Links and Other Materials
Configuring Windows built-in PPTP VPN Client and Server:
All versions of Windows dating from Windows 95, have supported PPTP (point to point tunneling protocol) somewhat secure (encryption but weak authentication) VPN operation to interconnect Windows machines. The “New Connection Wizard” in Windows XP has made setting up inter-machine VPN connections quite simple.
Bob Cerelli’s often-cited pages provide simple step-by-step directions for configuring each end of the connection:
If you plan to connect to a machine behind a NAT router from outside, you will need to setup static port forwarding for TCP protocol traffic arriving at the router’s port 1723 and also for the GRE protocol 47. Both types of traffic will need to be forwarded to the server’s IP behind your NAT router. If your router supports any sort of VPN or PPTP pass-through you’ll also want to make sure that’s enabled. And don’t forget to use the same “Workgroup Name” at both ends.
Finally, remember that Windows PPTP VPN connections only offer weak security and privacy protection. Since it does not provide strong authentication, it can be fooled into lowering its connection strength, and is subject to MITM (man in the middle) attacks.
Microsoft’s guide to their L2TP/IPSec VPN Client (Word doc file)
This June 2000 Microsoft Word document shows them deprecating their original PPTP VPN solution in favor of the new L2TP/IPSec VPN solution.
This is the defensive "Microsoft’s Head in the Sand" VPN FAQ page where they endlessly attempt to justify their brain-dead stance of deliberately not allowing their VPN clients to interoperate with other third-party equipment such as super-popular VPN endpoint routers. As a result VPN router users are forced to purchase ($39) and add third-party VPN client software to a Windows system which, essentially, already has it.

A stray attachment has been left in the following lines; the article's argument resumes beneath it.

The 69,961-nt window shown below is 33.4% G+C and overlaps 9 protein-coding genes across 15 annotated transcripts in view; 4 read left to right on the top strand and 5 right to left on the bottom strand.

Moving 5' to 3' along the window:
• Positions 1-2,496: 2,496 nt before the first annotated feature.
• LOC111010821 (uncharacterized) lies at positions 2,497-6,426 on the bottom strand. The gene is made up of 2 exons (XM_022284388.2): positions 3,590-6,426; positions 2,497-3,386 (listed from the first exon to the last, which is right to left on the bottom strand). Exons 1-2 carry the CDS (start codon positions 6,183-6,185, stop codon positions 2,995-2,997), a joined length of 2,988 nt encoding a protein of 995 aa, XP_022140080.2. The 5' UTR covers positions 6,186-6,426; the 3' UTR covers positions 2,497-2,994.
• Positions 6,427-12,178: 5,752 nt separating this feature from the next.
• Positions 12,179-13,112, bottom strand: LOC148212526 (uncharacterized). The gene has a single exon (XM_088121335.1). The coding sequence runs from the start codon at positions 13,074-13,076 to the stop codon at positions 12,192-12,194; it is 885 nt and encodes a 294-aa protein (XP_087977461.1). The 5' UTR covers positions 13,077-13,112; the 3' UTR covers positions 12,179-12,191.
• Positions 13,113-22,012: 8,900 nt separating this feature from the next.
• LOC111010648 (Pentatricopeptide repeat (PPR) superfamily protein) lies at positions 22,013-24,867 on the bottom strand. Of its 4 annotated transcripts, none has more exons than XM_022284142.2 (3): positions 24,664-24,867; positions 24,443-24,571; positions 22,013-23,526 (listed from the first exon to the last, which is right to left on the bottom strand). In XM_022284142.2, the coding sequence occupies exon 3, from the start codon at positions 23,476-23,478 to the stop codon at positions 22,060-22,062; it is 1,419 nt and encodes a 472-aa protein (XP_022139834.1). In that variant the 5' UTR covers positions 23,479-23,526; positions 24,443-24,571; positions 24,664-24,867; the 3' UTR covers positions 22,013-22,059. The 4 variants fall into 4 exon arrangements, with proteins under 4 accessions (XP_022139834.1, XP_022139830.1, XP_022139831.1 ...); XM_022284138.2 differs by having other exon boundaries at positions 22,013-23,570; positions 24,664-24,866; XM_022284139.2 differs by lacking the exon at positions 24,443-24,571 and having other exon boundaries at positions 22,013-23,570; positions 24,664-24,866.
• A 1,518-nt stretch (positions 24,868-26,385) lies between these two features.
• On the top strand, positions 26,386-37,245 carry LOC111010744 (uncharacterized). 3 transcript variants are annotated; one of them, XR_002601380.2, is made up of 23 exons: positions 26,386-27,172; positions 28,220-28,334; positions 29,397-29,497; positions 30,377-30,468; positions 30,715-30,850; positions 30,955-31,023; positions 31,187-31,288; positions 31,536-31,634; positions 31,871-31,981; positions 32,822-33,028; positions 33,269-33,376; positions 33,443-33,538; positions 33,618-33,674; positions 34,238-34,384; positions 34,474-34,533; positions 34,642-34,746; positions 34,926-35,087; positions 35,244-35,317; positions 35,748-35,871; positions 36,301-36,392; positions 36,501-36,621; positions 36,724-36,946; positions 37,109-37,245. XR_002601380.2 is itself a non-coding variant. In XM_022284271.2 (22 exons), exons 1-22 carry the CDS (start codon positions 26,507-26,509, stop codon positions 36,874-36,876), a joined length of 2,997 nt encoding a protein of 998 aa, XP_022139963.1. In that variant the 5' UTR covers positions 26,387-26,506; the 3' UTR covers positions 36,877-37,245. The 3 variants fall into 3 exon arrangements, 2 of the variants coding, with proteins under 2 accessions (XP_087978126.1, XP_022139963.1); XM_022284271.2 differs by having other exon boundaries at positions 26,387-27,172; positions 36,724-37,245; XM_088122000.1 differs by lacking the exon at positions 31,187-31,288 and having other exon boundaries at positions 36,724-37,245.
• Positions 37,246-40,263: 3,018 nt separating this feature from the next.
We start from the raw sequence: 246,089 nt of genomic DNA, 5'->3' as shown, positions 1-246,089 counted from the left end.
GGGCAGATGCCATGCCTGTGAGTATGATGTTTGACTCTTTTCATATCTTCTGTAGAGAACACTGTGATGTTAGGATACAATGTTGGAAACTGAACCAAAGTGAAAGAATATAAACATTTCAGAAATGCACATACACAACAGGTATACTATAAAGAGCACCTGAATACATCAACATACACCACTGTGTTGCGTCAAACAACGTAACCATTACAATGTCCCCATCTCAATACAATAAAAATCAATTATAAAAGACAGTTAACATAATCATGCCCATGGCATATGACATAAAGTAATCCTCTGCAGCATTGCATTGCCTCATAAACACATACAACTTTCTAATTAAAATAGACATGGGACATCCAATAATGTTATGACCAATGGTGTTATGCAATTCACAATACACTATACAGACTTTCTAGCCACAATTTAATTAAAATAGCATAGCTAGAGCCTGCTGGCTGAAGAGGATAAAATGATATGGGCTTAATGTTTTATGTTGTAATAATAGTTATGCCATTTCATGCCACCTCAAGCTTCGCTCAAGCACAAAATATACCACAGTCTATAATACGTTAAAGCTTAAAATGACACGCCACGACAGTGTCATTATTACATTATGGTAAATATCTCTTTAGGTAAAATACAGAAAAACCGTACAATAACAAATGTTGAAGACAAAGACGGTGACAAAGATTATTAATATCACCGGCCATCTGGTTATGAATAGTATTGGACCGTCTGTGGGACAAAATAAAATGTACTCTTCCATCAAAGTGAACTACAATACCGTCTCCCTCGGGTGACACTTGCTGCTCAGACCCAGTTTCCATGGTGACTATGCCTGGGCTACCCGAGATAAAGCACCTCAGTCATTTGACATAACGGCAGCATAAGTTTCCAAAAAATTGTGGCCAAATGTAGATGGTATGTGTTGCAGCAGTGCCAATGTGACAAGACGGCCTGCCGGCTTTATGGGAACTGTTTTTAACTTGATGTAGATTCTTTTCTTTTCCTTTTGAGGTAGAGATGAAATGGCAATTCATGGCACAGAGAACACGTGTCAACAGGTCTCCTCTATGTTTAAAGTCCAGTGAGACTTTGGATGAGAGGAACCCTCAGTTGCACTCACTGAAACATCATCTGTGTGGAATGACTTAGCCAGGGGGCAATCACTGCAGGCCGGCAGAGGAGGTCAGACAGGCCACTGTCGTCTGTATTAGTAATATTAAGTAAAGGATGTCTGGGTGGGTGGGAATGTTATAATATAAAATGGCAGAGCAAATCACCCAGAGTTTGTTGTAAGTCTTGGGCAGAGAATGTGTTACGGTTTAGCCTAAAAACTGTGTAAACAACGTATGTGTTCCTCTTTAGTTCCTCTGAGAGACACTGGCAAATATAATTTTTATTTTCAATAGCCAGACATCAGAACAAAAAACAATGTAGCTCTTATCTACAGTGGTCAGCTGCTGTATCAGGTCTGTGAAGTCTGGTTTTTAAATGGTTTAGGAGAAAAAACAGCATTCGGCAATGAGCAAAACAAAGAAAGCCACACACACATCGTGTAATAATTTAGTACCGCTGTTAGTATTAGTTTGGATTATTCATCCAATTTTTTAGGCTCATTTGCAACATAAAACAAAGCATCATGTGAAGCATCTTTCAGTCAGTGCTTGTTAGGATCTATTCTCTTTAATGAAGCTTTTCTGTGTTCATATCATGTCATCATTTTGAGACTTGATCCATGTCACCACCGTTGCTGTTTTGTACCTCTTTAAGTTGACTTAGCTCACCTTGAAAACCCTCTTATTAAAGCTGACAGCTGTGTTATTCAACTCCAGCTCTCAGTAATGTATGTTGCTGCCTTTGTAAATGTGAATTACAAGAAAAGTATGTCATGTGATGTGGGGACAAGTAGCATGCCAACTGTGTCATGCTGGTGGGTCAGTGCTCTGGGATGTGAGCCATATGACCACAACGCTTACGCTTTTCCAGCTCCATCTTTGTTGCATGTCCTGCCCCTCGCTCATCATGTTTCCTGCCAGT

A good Microsoft launching point page for many other MIcrosoft pages discussing and explaing VPN configuration and opertion.
Microsoft’s Step-by-Step Guide to IPSec
For users with fixed endpoint IPs this guide can be used for establishing very secure VPN tunnels between Microsoft systems.
Toms Networking “Small Net Builder” VPN FAQ
Public VPN Service
PublicVPN.com is an inexpensive ($5.95/mo or $59.95/year) provider of PPTP and L2TP/IPSec services. Since it is compatible with with the existing VPN clients available for Windows, Macintosh and probably other operating systems, it represents a very useful means for allowing traveling road warrior users to obtain easy-to-use and affordable encrypted access to the Internet. As we know, this is especially important in WiFi and Hotel LAN settings.
The service’s weaknesses are that since it uses standard VPN protocols, they are subject to being filtered and blocked by the user’s local connectivity provider (WiFi hotspot, hotel, or ISP). Also, since PPTP uses weak authentication and PublicVPN’s L2TP/IPSec uses a system-wide common pre-shared key known to everyone, there is little protection from determined man-in-the-middle (MITM) attacks.
Still, as a “much better than nothing” affordable solution, PublicVPN is definitely worth a look.
HotSpot VPN Service
HotSpotVPN.com is a VERY interesting looking SSL-based Public VPN service. I’m in the process of learning more about it so that I can provide a full report.
(source: PPTP and IPSec VPN Technology)